But the means to secure such “symbolism obedience” have often been felt to be aggressive, limiting itself only to respect to symbolism of our Nation rather than the respect to our Nation itself. We are more worried about how our National Flag (including any picture, painting, drawing or photograph, or other visible representation of the Indian National Flag) should look, its fabric, shape, size, who can hoist it, how can it be hoisted, things one must refrain from doing and so on. The presence of legislative backing goes in vain when instances of forced sincerity or lack of sincerity to the National Flag surface up. To begin with, the forced mechanism to pay patronage to the National Flag waving on screens in movie theatre does not give one goosebumps or make one love his/her nation, instead brims one’s mind with the thoughts of what politicians, our bureaucrats have done to the secular involuntary nationalist allegiance owed to which we once bowed before the Indian National Flag.
In August 2012 an F.I.R. was lodged against Bollywood Actor, Shahrukh Khan by Lok Janshakti Party for insulting the tricolor followed by in July 2017 Akshay Kumar (Bollywood Actor) holding the National Flag upside down while cheering for Women’s Cricket World Cup final at the Lord’s Stadium, London. On the occasion of Independence Day in 2017 itself Bollywood Actress Priyanka Chopra was highly criticized for her boomerang video on posted on Instagram, for her choice of wardrobe, swirling a tricolor scarf. Canadian unit of Amazon was objected when found selling distorted Indian flag on doormats and wall stickers, and was made to tender unconditional apology for insulting Indian National Flag when found T-shirts, shoes etc. on Amazon U.S. unit having our flag print . Sachin Tendulkar cutting cake resembling Indian National Flag, drapping death bodies in private funeral, claims of Prime Minister Narendra Modi using National Flag as mere piece of cloth by sitting on it and wiping his face and hands on International Yoga Day and signing National Flag to be presented to Barack Obama, Kerala-based jwellery brand ‘Joylukkas’ publishing Indian Flag without its Ashok Chakra and many more instances.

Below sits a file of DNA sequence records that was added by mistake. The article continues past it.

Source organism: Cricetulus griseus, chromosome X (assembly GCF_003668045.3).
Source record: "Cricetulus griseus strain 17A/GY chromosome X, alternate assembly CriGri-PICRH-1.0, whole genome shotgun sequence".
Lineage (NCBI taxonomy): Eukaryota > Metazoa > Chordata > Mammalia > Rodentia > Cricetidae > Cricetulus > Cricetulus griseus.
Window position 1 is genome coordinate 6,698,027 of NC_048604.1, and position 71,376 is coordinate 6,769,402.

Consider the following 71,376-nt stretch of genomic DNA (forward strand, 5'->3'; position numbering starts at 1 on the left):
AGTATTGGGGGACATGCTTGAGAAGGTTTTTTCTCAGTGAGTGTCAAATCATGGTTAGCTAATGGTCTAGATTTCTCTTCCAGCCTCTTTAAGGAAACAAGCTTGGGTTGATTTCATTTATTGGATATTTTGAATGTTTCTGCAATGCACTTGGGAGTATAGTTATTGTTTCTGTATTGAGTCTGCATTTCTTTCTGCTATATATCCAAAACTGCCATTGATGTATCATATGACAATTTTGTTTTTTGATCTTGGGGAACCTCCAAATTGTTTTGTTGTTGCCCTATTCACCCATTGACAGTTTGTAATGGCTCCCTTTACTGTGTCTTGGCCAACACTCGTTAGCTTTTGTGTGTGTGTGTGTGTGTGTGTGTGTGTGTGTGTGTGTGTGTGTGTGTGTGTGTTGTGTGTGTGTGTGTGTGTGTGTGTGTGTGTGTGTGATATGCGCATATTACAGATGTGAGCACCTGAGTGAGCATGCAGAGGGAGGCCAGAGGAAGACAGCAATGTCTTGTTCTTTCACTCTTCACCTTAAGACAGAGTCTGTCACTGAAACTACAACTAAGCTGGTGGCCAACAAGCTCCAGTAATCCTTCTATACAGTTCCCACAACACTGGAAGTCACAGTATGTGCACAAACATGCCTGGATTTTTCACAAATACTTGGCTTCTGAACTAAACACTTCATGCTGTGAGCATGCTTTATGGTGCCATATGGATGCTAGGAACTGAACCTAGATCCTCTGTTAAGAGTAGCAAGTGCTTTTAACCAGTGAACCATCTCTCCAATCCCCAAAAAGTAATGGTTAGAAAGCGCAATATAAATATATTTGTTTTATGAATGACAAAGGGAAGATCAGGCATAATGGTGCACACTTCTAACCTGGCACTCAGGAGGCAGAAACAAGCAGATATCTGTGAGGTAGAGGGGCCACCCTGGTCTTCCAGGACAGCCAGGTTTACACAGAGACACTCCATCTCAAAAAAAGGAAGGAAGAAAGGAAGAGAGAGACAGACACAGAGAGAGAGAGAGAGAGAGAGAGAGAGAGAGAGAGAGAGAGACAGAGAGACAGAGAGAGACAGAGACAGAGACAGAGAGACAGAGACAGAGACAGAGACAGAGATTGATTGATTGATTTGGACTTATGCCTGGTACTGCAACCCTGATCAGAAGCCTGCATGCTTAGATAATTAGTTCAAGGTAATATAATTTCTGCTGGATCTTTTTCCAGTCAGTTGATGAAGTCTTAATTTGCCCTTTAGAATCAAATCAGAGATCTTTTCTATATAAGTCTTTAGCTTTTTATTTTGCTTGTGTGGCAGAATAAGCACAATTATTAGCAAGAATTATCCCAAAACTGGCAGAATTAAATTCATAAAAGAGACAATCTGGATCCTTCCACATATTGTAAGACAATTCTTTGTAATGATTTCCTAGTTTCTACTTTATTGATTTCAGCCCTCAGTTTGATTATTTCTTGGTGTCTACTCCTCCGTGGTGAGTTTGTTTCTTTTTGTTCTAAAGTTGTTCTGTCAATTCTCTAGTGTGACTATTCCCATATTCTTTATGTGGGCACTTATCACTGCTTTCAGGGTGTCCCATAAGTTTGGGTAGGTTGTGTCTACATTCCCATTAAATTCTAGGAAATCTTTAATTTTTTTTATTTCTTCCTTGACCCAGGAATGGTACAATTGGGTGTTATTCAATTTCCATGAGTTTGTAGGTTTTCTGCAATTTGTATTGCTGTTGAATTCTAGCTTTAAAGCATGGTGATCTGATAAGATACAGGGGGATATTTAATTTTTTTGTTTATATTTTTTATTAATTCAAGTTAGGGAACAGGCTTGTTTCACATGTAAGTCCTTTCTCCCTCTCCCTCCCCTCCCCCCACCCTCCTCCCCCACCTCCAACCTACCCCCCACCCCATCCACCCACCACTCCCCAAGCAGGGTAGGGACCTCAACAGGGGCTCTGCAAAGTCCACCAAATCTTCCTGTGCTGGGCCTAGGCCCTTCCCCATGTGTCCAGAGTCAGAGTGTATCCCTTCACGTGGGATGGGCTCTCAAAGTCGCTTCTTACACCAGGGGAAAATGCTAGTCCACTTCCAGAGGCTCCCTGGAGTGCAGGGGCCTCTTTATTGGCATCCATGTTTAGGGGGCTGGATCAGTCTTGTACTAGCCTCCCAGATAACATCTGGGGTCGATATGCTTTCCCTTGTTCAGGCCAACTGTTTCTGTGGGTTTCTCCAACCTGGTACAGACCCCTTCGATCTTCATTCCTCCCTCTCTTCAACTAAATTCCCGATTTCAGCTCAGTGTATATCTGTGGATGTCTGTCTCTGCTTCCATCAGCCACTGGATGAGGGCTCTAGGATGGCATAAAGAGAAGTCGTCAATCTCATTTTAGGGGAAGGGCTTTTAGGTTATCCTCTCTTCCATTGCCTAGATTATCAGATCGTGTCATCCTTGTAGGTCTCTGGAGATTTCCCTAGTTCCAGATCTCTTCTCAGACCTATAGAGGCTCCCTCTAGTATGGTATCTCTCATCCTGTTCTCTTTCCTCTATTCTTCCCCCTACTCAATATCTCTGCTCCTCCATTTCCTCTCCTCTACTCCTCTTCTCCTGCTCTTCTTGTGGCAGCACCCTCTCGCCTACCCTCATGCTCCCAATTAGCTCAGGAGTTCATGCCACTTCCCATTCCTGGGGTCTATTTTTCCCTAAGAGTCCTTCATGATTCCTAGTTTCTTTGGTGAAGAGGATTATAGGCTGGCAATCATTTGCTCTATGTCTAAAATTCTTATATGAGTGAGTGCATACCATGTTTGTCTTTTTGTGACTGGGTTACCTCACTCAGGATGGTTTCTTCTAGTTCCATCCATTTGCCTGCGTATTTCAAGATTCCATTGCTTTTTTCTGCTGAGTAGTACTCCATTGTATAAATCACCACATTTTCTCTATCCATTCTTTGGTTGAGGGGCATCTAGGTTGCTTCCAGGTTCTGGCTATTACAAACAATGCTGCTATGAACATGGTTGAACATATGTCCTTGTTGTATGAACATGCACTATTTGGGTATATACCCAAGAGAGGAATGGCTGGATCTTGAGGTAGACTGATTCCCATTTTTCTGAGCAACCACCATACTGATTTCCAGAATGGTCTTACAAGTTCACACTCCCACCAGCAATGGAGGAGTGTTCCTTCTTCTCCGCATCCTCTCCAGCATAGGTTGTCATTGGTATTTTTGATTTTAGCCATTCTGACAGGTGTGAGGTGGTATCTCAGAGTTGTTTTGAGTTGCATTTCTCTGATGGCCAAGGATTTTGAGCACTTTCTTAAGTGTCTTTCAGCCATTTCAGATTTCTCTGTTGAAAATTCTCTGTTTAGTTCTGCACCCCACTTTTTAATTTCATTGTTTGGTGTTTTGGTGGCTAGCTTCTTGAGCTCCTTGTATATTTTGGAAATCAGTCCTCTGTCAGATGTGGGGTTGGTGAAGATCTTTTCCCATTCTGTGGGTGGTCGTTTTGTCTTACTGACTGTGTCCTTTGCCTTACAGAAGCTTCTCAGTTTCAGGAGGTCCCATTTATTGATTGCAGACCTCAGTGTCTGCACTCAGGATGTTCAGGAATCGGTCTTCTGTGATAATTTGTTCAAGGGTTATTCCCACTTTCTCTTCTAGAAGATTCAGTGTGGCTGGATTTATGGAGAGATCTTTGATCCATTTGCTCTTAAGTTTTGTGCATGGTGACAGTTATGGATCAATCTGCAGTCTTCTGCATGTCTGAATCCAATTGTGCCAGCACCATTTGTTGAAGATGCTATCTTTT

Yes, our law requires indispensable compliance of Flag Code but the key word to be emphasised here is “intentionally”. The question that arises here for the “desh bhakts” or “die hard patriots” is while they condemn unintentional insult to Indian Flag, what have they done to those who intentionally have abused Mother India and will continue to do so. After 70 years of independence it is time for the citizen of the India to understand the perpetuity of the National Flag as given by S. Radhakrishnan during presentation of “Resolution Re National Flag” on July 22, 1947:
”We must build our Paradise here on this green earth (green). If we are to succeed in this enterprise, we must be guided by truth (white), practise virtue (wheel), adopt the method of self-control and renunciation (saffron)”
The second question that could be asked from the diehard patriots, keepers of democracy, politicians , bureaucrats and law- enforcement authorities, if they literally upheld what the Flag stands for or have they ever felt that they have taken path of Truth and Virtue or have they followed “Ashok Chakra: the wheel of law “while staring at the Flag. Nationalism is not just about boasting but also protecting a tricolor piece of cloth but what it stands for. What will be the point of protecting Mother India’s handkerchief while she is being disrobed and abused.
Indian judiciary being sceptic of public figures like Baba Ramdev, Shri Anna Hazare and Mrs. Kiran Bedi for gaining undue political mileage or meeting commercial ends has time and again reiterated hoisting National Flag as a Fundamental Right in accordance with Section 1(2)(1) in Part II of the Flag Code subject to the provisions in Emblems and Names (Prevention of Improper Use) Act,1950 and Prevention of Insult to National Honour Act,1971, thereby making national flag both a benediction and a beckoning. Our Courts have repeatedly held Flag Code not within the scope of Article 13(3)(a) and so does not violating Article 19(2) of the Constitution of India yet the flag instead of being a symbol of freedom “for all humanity”, or a message that India wants to be friends with every country of the world or being the keeper of the spirit of the flag, we have become paranoid enough not to realise that the Indian Flag was adopted, not by a formal resolution, but by popular acclaim and usage.
Maurice Agulhon has noted, “to have an impact in history it is not sufficient that a color or an emblem be chosen only once, it still needs to be adopted by the people, perceived, received, in short, that it succeeds”. Patriotism is love and devotion to one’s country; the spirit that originates in the love for country. It prompts to obedience to its laws, to the support and defense of its existence, rights, and institutions and to the promotion of its welfare. Patriotism is a sentiment and cannot be forced or imposed on a person by curbing his individual liberty of speech and expression. It has always been said that “Respect cannot be won with force but has to be earned”.